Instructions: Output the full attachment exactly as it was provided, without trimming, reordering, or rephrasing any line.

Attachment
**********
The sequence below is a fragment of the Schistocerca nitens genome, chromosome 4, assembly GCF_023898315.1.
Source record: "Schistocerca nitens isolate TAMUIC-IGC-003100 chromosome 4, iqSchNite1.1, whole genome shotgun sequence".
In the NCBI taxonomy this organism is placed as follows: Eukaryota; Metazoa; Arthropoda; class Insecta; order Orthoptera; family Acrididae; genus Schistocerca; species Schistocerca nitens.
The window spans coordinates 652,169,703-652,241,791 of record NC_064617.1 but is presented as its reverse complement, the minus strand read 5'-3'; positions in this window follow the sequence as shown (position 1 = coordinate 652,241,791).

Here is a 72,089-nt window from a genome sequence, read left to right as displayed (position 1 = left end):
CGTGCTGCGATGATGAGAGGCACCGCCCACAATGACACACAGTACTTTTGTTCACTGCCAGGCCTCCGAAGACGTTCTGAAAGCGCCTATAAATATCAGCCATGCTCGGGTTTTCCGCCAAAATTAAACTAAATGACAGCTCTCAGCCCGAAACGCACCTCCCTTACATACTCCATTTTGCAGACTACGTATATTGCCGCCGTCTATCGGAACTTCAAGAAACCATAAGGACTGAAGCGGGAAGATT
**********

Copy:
The sequence below is a fragment of the Schistocerca nitens genome, chromosome 4, assembly GCF_023898315.1.
Source record: "Schistocerca nitens isolate TAMUIC-IGC-003100 chromosome 4, iqSchNite1.1, whole genome shotgun sequence".
In the NCBI taxonomy this organism is placed as follows: Eukaryota; Metazoa; Arthropoda; class Insecta; order Orthoptera; family Acrididae; genus Schistocerca; species Schistocerca nitens.
The window spans coordinates 652,169,703-652,241,791 of record NC_064617.1 but is presented as its reverse complement, the minus strand read 5'-3'; positions in this window follow the sequence as shown (position 1 = coordinate 652,241,791).

Here is a 72,089-nt window from a genome sequence, read left to right as displayed (position 1 = left end):
CGTGCTGCGATGATGAGAGGCACCGCCCACAATGACACACAGTACTTTTGTTCACTGCCAGGCCTCCGAAGACGTTCTGAAAGCGCCTATAAATATCAGCCATGCTCGGGTTTTCCGCCAAAATTAAACTAAATGACAGCTCTCAGCCCGAAACGCACCTCCCTTACATACTCCATTTTGCAGACTACGTATATTGCCGCCGTCTATCGGAACTTCAAGAAACCATAAGGACTGAAGCGGGAAGATT